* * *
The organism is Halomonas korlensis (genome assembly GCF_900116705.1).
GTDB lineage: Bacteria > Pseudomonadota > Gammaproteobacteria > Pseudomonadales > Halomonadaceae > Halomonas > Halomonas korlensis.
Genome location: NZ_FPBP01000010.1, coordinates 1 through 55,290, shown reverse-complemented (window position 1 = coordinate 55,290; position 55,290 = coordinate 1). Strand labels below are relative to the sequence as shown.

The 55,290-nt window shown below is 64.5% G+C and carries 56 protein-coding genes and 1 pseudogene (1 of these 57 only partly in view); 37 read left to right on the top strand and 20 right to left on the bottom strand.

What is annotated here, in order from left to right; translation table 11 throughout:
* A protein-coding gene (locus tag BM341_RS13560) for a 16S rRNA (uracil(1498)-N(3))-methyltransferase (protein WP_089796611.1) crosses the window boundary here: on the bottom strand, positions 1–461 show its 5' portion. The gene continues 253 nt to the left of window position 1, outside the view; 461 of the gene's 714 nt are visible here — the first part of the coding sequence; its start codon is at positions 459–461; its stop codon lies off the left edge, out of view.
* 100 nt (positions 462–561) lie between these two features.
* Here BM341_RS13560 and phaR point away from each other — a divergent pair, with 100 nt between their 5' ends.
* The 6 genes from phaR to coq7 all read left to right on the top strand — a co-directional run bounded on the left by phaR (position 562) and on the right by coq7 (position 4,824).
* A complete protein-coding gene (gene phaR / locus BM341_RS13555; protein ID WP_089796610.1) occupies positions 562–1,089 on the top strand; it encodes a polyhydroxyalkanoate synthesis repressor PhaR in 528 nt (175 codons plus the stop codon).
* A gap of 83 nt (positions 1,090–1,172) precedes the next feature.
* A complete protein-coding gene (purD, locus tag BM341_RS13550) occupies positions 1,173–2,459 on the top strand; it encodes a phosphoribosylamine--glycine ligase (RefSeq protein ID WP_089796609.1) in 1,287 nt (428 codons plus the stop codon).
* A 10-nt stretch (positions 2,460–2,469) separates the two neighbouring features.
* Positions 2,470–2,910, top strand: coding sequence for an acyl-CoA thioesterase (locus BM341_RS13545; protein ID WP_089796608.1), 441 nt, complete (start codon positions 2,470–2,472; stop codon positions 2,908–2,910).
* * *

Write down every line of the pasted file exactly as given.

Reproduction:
The organism is Halomonas korlensis (genome assembly GCF_900116705.1).
GTDB lineage: Bacteria > Pseudomonadota > Gammaproteobacteria > Pseudomonadales > Halomonadaceae > Halomonas > Halomonas korlensis.
Genome location: NZ_FPBP01000010.1, coordinates 1 through 55,290, shown reverse-complemented (window position 1 = coordinate 55,290; position 55,290 = coordinate 1). Strand labels below are relative to the sequence as shown.

The 55,290-nt window shown below is 64.5% G+C and carries 56 protein-coding genes and 1 pseudogene (1 of these 57 only partly in view); 37 read left to right on the top strand and 20 right to left on the bottom strand.

What is annotated here, in order from left to right; translation table 11 throughout:
* A protein-coding gene (locus tag BM341_RS13560) for a 16S rRNA (uracil(1498)-N(3))-methyltransferase (protein WP_089796611.1) crosses the window boundary here: on the bottom strand, positions 1–461 show its 5' portion. The gene continues 253 nt to the left of window position 1, outside the view; 461 of the gene's 714 nt are visible here — the first part of the coding sequence; its start codon is at positions 459–461; its stop codon lies off the left edge, out of view.
* 100 nt (positions 462–561) lie between these two features.
* Here BM341_RS13560 and phaR point away from each other — a divergent pair, with 100 nt between their 5' ends.
* The 6 genes from phaR to coq7 all read left to right on the top strand — a co-directional run bounded on the left by phaR (position 562) and on the right by coq7 (position 4,824).
* A complete protein-coding gene (gene phaR / locus BM341_RS13555; protein ID WP_089796610.1) occupies positions 562–1,089 on the top strand; it encodes a polyhydroxyalkanoate synthesis repressor PhaR in 528 nt (175 codons plus the stop codon).
* A gap of 83 nt (positions 1,090–1,172) precedes the next feature.
* A complete protein-coding gene (purD, locus tag BM341_RS13550) occupies positions 1,173–2,459 on the top strand; it encodes a phosphoribosylamine--glycine ligase (RefSeq protein ID WP_089796609.1) in 1,287 nt (428 codons plus the stop codon).
* A 10-nt stretch (positions 2,460–2,469) separates the two neighbouring features.
* Positions 2,470–2,910, top strand: coding sequence for an acyl-CoA thioesterase (locus BM341_RS13545; protein ID WP_089796608.1), 441 nt, complete (start codon positions 2,470–2,472; stop codon positions 2,908–2,910).